Notable and Quotable

Posted by Kendall Harmon

A headline last Sunday about a Muslim man and an Orthodox Jewish woman who are partners in two Dunkin’ Donuts stores described their religions incorrectly. The two faiths worship the same God — not different ones.

--From the New York Times "Corrections" section on November 25th; the original article to which it refers is here.

Filed under: * Culture-WatchMediaReligion & Culture* Religion News & CommentaryOther FaithsIslamJudaism

Posted November 27, 2007 at 7:24 am [Printer Friendly] [Print w/ comments]

1. Ed the Roman wrote:

A reminder of Mark Shea’s recommendation to deduct fifty IQ points from mainstream reporters when discussing religion.

November 27, 8:42 am | [comment link]
2. Abu Daoud wrote:

An Orthodox Jew would generally say that Muslims do not worship their God. A traditional Sunni Muslim would say that a Jew might indeed worship Allah, though incorrectly, and salvation is probably impossible for the Jew.

November 27, 11:14 am | [comment link]
3. ann r wrote:

Allah, so I have heard, is derived from the ancient worship of the moon god, and is capricious.  The God of the Jews and Christians delights in keeping his promises and is dependable.  I would say they are not the same.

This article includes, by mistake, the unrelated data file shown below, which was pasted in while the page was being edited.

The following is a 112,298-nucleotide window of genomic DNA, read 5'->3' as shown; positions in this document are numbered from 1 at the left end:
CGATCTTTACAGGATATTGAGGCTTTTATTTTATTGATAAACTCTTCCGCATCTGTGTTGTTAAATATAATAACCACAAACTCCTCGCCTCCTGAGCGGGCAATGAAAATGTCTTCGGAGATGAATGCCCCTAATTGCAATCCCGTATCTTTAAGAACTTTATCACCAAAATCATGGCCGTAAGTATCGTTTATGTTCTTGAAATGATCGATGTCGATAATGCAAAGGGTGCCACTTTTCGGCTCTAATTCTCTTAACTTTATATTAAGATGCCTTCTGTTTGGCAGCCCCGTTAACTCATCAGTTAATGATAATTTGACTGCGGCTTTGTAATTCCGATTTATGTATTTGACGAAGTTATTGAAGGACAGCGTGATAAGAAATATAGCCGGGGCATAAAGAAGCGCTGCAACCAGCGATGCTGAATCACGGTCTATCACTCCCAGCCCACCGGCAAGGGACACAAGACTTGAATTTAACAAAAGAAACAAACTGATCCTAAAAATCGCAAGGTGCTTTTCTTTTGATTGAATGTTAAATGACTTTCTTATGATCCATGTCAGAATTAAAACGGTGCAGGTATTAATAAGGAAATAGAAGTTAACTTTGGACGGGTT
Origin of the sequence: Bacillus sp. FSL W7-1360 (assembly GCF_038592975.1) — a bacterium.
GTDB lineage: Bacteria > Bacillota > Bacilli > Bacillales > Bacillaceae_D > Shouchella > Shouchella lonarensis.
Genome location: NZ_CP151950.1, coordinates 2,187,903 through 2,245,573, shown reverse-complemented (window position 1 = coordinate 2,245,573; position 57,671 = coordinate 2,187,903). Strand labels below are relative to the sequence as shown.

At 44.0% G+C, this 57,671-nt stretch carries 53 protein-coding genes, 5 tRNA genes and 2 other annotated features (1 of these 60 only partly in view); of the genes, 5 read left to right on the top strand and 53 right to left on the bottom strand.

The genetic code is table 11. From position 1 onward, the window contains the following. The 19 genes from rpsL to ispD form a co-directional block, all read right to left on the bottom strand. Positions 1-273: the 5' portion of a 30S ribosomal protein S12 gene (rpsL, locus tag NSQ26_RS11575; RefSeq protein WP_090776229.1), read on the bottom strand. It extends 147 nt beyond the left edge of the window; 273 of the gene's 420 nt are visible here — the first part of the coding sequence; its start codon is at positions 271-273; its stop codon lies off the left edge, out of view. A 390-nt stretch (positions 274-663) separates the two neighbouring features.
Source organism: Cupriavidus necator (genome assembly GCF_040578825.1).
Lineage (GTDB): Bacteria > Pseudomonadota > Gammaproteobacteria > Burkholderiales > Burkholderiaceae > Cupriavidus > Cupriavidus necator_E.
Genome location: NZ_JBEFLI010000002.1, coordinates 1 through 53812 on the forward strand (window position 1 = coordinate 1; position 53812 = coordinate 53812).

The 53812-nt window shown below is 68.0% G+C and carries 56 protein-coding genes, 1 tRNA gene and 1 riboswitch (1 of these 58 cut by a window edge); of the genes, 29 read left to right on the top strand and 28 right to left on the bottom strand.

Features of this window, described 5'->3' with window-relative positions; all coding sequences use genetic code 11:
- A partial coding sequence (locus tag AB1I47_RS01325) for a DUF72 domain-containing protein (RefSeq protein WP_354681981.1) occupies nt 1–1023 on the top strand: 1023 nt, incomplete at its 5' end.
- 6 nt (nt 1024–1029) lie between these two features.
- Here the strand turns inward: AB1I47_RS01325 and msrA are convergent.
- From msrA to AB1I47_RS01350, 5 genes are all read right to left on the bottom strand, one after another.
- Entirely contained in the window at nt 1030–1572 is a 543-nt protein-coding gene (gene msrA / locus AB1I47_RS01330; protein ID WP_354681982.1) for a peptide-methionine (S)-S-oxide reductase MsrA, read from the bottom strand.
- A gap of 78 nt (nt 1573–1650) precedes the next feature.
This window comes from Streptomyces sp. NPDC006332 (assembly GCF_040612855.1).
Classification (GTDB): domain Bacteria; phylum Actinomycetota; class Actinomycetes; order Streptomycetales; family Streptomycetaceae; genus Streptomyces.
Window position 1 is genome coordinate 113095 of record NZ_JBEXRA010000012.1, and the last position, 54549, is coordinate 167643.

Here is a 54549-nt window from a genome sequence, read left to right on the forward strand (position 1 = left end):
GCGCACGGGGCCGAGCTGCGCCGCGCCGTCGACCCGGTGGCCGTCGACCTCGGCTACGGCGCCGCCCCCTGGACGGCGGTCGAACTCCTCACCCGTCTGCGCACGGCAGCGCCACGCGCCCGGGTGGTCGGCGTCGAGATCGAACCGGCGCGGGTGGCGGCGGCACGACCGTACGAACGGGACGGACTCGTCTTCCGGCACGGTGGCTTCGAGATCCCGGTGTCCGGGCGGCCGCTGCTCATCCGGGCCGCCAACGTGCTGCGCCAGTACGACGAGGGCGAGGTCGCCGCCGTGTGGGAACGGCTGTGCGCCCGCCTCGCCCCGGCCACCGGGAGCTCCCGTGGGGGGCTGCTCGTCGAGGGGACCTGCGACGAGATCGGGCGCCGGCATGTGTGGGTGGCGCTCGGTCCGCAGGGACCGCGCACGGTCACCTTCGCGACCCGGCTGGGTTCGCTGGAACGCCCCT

November 27, 5:20 pm | [comment link]
4. Br_er Rabbit wrote:

Allah is a Semitic derivative from the root Hebrew word El, the most ancient name for the Most High God.

November 27, 5:30 pm | [comment link]
5. Abu Daoud wrote:

Ann and Br Rabit, you are both correct. Allah was the proper name of a moon god. And that name is also related to the Semitic root wherefrom El is derived.

November 27, 5:52 pm | [comment link]
6. Br_er Rabbit wrote:

Thanks, Abu Daoud. I just learned something.

...on my way back to the Briar Patch,

November 27, 7:10 pm | [comment link]
7. NewTrollObserver wrote:

The God of the Hebrews is also connected to the moon. “Sinai” of Mount Sinai, also known as the mountain of Elohim and the mountain of Yahweh, is named after the Semitic Lunar Deity, “Sin”.

November 27, 8:58 pm | [comment link]
8. Br_er Rabbit wrote:

That’s a pretty thin connection, NewTroll. Polytheistic descendants of Hebrew tribes, including the Midianites, lived in that area and the name of the mountain would have been in place long before the exploits of Moses, etc.

...on my way back to the Briar Patch,

November 27, 9:40 pm | [comment link]
9. ann r wrote:

Brother Rabbit, “El” is the generic for “god” and can be applied to any, including pagan gods (“elohim” being the generic plural).  It is used for God sometimes, but does not replace his name.  In Genesis it mostly applies to the Most High God Creator of the Universe, but is not His name.

November 28, 4:33 pm | [comment link]
10. Br_er Rabbit wrote:

Ann, you are correct. What I should have said is that before the Hebrews knew the name YHWH they called him El. Across the Semitic languages el was used as a generic word for god and also (frequently) for the Most High God.

November 28, 4:52 pm | [comment link]
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